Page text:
Things look a little different around here don’t they? This blog is now a part of a whole new website: HeidiSchulzBooks.com. I have been looking forward to showing it off for months and am thrilled to finally share it with you!
If you haven’t taken the time to look through the whole site (especially that incredibly detailed map on the landing page, under the home tab above) go look. Yes, now. It’s okay. I’ll wait.
Isn’t it AWESOME?
All summer I researched websites I liked. Once I had a clear idea of what I wanted, I assembled my crack team of amazing designers. By that I mean, I went to two of my very talented friends and begged for the opportunity to hire them. Lucky for me they both said yes.
Annie Laurie Cechini created all the gorgeous and incredibly detailed original artwork. Drew Heacock brought that artwork to life with his amazing programming and design skills. (I’m talking dark wizard level skills. I asked Drew if he could make that beautiful clock actually keep time, local to the user. He wrote a program and did it.)
Two months ago, I sent them both a few pages of notes, including some drawings so rudimentary they would make a five-year-old shake his head. They took those rough notes and made them into something absolutely wonderful, as represented by the following figure:
I love it so much!
To celebrate, I’d like to do a little giveaway. I’m going to pick one of you to win the following two prizes:
A copy of my very favorite illustrated Peter Pan, the 100th anniversary edition with artwork by Michael Hague:
And your choice of a tote bag or t-shirt featuring the best pirate giraffe the internet has to offer:
You do not have to subscribe to my blog, follow my twitter, or like my Facebook (though, I mean, you certainly can do those things if you like). Instead, I want you to tell me a story. But make it a short story–I don’t have all day.
Please write a story in 100 words or less using all of the following words:
Bonus points if you use “AAAAAAAAR” in a way that is neither pirate-speak nor an exclamation of pain.
Enter your story in the comments. Next Friday, November 8, my agent, Brooks Sherman, and I will bicker and fight over them until we have agreed upon a winner.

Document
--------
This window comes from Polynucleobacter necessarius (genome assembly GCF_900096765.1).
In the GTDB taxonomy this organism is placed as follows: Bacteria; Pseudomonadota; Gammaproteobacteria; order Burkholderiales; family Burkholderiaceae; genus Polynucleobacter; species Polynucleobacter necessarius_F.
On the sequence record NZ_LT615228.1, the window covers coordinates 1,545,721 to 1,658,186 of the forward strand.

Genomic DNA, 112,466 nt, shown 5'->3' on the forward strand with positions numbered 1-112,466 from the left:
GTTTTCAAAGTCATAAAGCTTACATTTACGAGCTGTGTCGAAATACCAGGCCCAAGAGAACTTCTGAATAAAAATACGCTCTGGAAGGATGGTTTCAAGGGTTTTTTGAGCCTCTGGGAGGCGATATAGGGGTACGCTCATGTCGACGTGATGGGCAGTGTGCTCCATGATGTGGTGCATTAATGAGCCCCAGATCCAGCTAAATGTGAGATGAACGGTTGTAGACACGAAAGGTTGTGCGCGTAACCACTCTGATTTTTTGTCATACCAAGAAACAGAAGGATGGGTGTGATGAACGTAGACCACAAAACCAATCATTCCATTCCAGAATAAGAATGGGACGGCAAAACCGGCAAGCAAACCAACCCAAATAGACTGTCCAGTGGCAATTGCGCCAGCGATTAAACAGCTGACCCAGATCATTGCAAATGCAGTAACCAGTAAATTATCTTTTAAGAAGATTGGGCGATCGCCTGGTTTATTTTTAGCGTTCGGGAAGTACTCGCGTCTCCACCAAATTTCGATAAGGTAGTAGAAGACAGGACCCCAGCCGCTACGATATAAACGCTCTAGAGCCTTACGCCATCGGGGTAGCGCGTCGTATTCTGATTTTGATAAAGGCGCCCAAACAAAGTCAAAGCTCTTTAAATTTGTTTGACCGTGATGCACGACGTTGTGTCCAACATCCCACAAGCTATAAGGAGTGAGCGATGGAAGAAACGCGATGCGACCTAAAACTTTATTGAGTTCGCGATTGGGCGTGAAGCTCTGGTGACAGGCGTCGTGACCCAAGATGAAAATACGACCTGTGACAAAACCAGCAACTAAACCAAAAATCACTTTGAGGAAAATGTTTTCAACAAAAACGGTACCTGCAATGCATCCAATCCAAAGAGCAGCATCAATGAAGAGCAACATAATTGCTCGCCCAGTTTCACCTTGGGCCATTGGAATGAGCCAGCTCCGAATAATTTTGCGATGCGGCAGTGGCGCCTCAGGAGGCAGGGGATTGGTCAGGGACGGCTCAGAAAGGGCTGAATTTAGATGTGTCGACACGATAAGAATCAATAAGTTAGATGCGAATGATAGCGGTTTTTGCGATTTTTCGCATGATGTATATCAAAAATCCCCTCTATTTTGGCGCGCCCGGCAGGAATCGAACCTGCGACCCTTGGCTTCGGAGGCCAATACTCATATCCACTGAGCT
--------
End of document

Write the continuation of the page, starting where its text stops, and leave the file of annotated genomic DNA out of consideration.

Contest is open to those living in the U.S. or Canada, please.
Happy International Talk Like a Pirate Day!
Need some piratey things to say? I’ve got you covered!
Aboveboard You didn’t know that was a pirate phrase? It is! When a pirate ship was sneaking up on a merchant vessel, the pirates would hide “below board” or below deck. If everyone was above board, all was honest and fair. I don’t mind if you eat the last ice cream bar as long as you don’t sneak it. Be honest and aboveboard and we’ll be fine. Just kidding, if you eat the last ice cream, I will gut you.
Bilge (Also: Bilge water, bilge rat) The bilge was the lowest part of a ship. It was filthy, disgusting, and filled with stagnant water and rats. The bad news: In a flat bottomed ship it was difficult to pump the stinking bilge-water out. The good news: Bilge rats were a good source of fresh meat at sea. I’d sooner drink bilge water than this rot-gut grog but go ahead and pour me another glass.
Cackle Farts Eggs. Those were eggs. Charming, no? Wakey, wakey! Cackle farts and bakey!
Galleypepper Soot, ashes, and other bits of debris that found its way from the cook’s fire into the food. These cackle farts are rather bland. If only they had a bit more galleypepper.
Holy Mackerel Another surprising term. Mackerel was caught in large quantities, but went bad quickly. Therefore, in the 17th century, it was the only fish allowed to be sold on the Sabbath. Holy Mackerel! This fish has gone bad!
Kiss the Wooden Lady A minor pirate punishment where a sailor was forced to stand, facing the mast, with his hands tied around it. Other sailors were encouraged to kick him in the hind-quarters as they passed by. If you don’t stop picking on your sister, I’ll make you kiss the wooden lady, young man!
Shiver Me Timbers I was recently asked about the meaning of this one on twitter and was happy to give a definition. Ships were made of wood. Large waves or cannon fire could cause the timbers to vibrate, shudder, pitch, or shiver. Used as an exclamation of surprise. Shiver me timbers! Did pirates really call eggs “cackle farts?” That’s…gross.
Shake a Cloth in the Wind To be just a little bit drunk. Shiver me timbers! Black-Hearted Jim shook a cloth in the the wind this afternoon. He covered all the holy mackerel and cackle farts with extra galleypepper and kissed the wooden lady–on purpose! That is not aboveboard behavior! Let’s put him in the bilge until he’s sober.
There ye have it, a few words to get you conversating like one o’ the dark brotherhood today. If you be still stuck for somethin’ t’ say, try out this English t’ pirate translator. Have fun. Celebrate. But keep yer filthy hands off me ice cream bars. I mean what I say about the gutting. Aaargh!
Note: I learned a lot of these words from The Pirate Dictionary by Terry Breverton. If you want to learn more, I recommend it.
P.S. I created a little Pinterest board for Hook’s Revenge. This seems like a good day to share. Ahoy!